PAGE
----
Governors of the South-East states, on Wednesday, held talks with leader of the Indigenous People of Biafra, Nnamdi Kanu, in Enugu, the Enugu State capital.
The meeting held at the Enugu State Government House.
It was the first time the governors are meeting Kanu, who is championing the pro-Biafran agitation in the South-East and parts of the South-South.
One of our correspondents learnt that issues surrounding the ongoing agitation, including IPOB’s call for a boycott of the November 18 governorship election in Anambra State and the group’s recent establishment of a ‘Biafra Secret Service’, topped the agenda of the meeting.
The meeting had the Enugu State governor, Ifeanyi Ugwuanyi; and the Ebonyi State governor, Dave Umahi, in attendance.
Nkem Okeke, deputy governor of Anambra State, represented Governor Willie Obiano.
Rochas Okorocha and Okezie Ikpeazu of Imo and Abia states respectively were absent and were not represented.
A source at the meeting said both governors were outside the country.
Kanu was accompanied to the meeting by elder statesman, Prof. Ben Nwabueze, and founder of the Igbo Youth Movement, Evangelist Elliot Uko.
The PUNCH equally learnt that the governors at the meeting, which held behind closed doors, spoke of the need for an amicable resolution of issues raised by the pro-Biafran activists.
While the governors have maintained that restructuring is the solution to the perceived marginalisation of the Igbo in the country, Kanu and other pro-Biafran agitators are clamouring for outright secession, and the emergence of an independent Biafran nation.
A communique after the meeting, read by Umahi, who is the chairman of the South-East Governors’ Forum, said the governors noted the concerns raised by the IPOB as well as the secessionists’ demands.
According to the communique, the governors informed Kanu that the demands should not be absolute.
Further meetings are to be held between Kanu and the governors towards an amicable resolution of the issues, according to the communique.
The communiqué read, “The meeting deliberated on the demands of the IPOB and noted its concerns accordingly.
“However, the meeting agreed that these demands by IPOB should not be absolute; rather the South-East governors shall immediately engage the leader of IPOB, Nnamdi Kanu, and the entire leadership of IPOB in further meetings and dialogue with a view to quickening the resolution of all issues amicably.”
A source at the secretariat of the South-East Governors’ Forum informed The PUNCH that the governors would persuade Kanu to drop the agitation for Biafra and embrace the campaign for restructuring.
Kanu, dressed in Jewish attire, arrived at the Enugu Government House, venue of the meeting, in a white Toyota Venza with the inscription, ‘Eze S. I. Kanu’ on the number plate.
The vehicle apparently belongs to Kanu’s father, Eze S. I. Kanu.
The IPOB leader posed for a group photograph with the governors after the meeting before leaving the government house.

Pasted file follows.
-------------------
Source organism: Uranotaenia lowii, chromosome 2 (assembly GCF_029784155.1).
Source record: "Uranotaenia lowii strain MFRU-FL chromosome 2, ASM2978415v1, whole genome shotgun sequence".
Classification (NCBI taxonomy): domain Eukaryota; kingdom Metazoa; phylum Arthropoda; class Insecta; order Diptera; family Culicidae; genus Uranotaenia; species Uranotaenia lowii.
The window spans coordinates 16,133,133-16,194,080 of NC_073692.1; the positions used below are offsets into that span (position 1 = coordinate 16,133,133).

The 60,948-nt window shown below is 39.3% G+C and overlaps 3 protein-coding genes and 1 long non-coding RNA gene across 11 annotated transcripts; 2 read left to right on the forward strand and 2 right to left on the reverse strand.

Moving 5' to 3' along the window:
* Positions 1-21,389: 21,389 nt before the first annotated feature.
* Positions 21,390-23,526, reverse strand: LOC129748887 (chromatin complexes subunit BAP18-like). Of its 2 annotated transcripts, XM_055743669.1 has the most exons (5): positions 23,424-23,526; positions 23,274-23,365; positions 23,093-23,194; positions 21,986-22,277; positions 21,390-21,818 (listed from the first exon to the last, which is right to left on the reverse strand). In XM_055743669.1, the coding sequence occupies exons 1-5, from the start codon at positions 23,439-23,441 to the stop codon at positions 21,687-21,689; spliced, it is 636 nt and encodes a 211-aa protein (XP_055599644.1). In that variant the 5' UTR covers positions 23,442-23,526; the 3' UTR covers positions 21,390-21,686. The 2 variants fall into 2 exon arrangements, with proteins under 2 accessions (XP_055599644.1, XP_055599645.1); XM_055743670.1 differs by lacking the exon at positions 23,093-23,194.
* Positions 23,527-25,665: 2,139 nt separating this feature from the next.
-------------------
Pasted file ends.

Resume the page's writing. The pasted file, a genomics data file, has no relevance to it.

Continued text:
After Kanu’s departure, the governors went into another meeting with a group of Igbo leaders, including the President-General of Ohanaeze Ndigbo, Chief Nnia Nwodo, and a former governor of the Central Bank of Nigeria, Prof. Charles Soludo.
IPOB leader’s planned re-arrest politically unwise, Umar tells FG
Meanwhile, a former military Governor of Kaduna State, Col. Abubakar Umar (reted.), has cautioned the Federal Government against a possible re-arrest of the IPOB leader on alleged breach of his bail conditions.
Umar, who is also the Chairman of the Movement for Unity and Progress, in a statement on Wednesday in Kaduna, noted that re-arrest of Kanu would be dangerous and politically unwise on the part of the government.
He stated, “Reports in the media indicate that the Federal Government has asked the Federal High Court in Abuja to revoke the bail granted Mazi Nnamdi Kanu and have him re-arrested. This is both dangerous and politically unwise.
“Mazi Kanu is not a common criminal as the government appears to think. On the contrary, he is a bitter young man fighting for a fairer deal for his Igbo kinsmen.
“His seeming militant approach is the result of the strong arm tactics with which the Federal Government deals with him. His long incarceration before a court granted him bail testifies to this.
“Like Mazi Nnamdi Kanu, many Igbos genuinely feel marginalised since they belong to the category of those who gave Mr. President only five per cent of their votes and appeared to have fallen out of his favour.”
Umar argued that President Muhammadu Buhari’s insistence that the unity of Nigeria was a settled issue was a nationalistic wish coming from a veteran of the civil war fought to keep the country as one.
However, he lamented that the President’s view did not take into account the mood of the nation as indicated by the growing agitations for self -determination, restructuring and many other similar demands.
Umar said, “All indications are that Nigeria has become so polarised that it requires a strong personality like General Buhari to sustain its fragile unity. Needless to say that this does not bode well for the survival of the nation.
“Nigeria’s unity can only be guaranteed when all its citizens feel they are getting a fair deal; when all its component parts are treated justly and equitably; when none feels oppressed.”
He said the fact that there were growing agitations for self -determination, restructuring and other similar demands spoke gravely of the way the federation was being governed.